Record of Determination for a public use limitation to prevent spread of COVID-19
The National Park Service (NPS) at Statue of Liberty National Monument and Ellis Island is implementing an immediate public use limitation for all permitted events and demonstrations covered by the regulations at 36 CFR 2.50 and 2.51. This closure is implemented under section 36 CFR 1.5 (a) and based upon a determination that such action is necessary for the maintenance of public health and safety. Specifically, the NPS will not accept applications for permits for demonstrations or for special events that are scheduled to occur over at least the next eight weeks effective March 16, 2020. All events currently scheduled will be cancelled or postponed to a later date.
This limitation is in response to public health advisories and limitations on large events from the CDC and from the City of New York, the State of New York and the State of New Jersey, and after the World Health Organization declared COVID-19 a global pandemic. Specifically, this decision, which was made after consultation with the City of New York, the State of New York and the State of New Jersey, is based on CDC guidance regarding mass gatherings and events and the spread of COVID-19, and the orders of the Governors of New York and New Jersey and the Mayor of New York City, . Large events and mass gatherings can contribute to the spread of COVID-19 in the United States via travelers who attend these events and introduce the virus to new communities. Examples of large events and mass gatherings include conferences, festivals, parades, concerts, sporting events, weddings, and other types of assemblies. These events can be planned not only by organizations and communities but also by individuals.
This is an unprecedented public health emergency. The NPS will continue to coordinate and consult with Federal and local public health agencies, and will revisit this decision, as soon as circumstances change.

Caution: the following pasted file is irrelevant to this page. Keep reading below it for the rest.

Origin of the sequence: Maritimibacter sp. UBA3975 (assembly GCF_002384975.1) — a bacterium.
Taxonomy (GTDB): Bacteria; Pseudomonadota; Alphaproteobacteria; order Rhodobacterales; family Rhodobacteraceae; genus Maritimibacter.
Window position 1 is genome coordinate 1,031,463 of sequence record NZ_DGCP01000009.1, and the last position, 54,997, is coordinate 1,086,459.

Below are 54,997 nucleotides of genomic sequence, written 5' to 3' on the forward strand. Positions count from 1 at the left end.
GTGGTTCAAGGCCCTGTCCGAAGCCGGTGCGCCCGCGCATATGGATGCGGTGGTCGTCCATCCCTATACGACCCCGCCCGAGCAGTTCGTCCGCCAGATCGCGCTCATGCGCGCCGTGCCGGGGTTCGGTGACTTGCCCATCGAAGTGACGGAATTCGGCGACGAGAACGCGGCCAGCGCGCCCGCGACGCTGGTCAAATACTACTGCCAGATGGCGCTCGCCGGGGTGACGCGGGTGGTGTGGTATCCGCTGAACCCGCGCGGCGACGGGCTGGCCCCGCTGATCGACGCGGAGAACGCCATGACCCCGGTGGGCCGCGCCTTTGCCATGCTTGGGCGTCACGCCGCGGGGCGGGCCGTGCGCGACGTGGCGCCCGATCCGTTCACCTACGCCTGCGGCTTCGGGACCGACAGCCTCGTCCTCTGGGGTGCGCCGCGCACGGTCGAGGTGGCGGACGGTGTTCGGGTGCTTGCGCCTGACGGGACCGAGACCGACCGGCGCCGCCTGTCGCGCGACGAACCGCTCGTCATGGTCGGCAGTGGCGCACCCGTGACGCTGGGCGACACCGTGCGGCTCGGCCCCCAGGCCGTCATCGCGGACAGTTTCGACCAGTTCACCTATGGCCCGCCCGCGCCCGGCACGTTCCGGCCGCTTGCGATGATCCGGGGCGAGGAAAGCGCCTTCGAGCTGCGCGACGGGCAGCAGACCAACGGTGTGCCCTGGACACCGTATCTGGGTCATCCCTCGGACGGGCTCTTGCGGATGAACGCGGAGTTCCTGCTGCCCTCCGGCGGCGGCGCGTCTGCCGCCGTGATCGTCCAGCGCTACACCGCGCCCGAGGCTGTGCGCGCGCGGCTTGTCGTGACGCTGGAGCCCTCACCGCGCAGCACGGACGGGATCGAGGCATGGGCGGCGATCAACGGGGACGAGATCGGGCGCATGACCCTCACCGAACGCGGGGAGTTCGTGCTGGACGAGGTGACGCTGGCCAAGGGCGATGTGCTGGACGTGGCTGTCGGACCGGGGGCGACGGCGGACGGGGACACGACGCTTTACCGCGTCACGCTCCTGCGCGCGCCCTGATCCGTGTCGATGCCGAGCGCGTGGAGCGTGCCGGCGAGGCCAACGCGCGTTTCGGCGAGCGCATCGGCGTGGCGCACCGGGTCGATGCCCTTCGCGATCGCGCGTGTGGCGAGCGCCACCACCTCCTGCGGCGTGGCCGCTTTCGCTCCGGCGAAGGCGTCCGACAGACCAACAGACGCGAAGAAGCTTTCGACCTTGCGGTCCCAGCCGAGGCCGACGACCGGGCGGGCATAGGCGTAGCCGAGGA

The use limitation will not adversely affect the park’s natural, aesthetic or cultural values; nor require significant modification to the resource management objections; nor, given the circumstances should it be of a highly controversial nature. Accordingly, the NPS determines publication as rulemaking in the Federal Register is unwarranted under 36 C.F.R. § 1.5(c). This is consistent with hundreds of earlier partial and temporary park closures or public use limitations, the legal opinion of the Office of the Solicitor, and judicial adjudications. Mahoney v. Norton, No. 02-1715 (D.D.C. August 29, 2002), plaintiff’s emergency motion for injunction pending appeal denied Mahoney v. Norton, No. 02-5275 (D.C. Cir. September 9, 2002) (per curiam); Picciotto v.United States, No. 99-2113 (D.D.C. August 6, 1999); Picciotto v. United States, No. 94-1935 (D.D.C. September 9, 1994); Picciotto v. Lujan, No. 90-1261 (D.D.C. May 30, 1990); Picciotto v. Hodel, No. 87-3290 (D.D.C. January 26, 1988); Spiegel v. Babbitt, 855 F.Supp. 402 (D.D.C.1994), aff'd in part w/o op. 56 F.3d 1531 (D.C. Cir. 1995), reported in full, 1995 US App. Lexis15200 (D.C. Cir. May 31, 1995). Pursuant to 36 C.F.R. § 1.7, notice of this public use limitation will be made through media advisories, maps, and by posting at conspicuous locations in the affected park areas. Finally, pursuant to 36 C.F.R. § 1.5(c), this determination is available to the public upon request.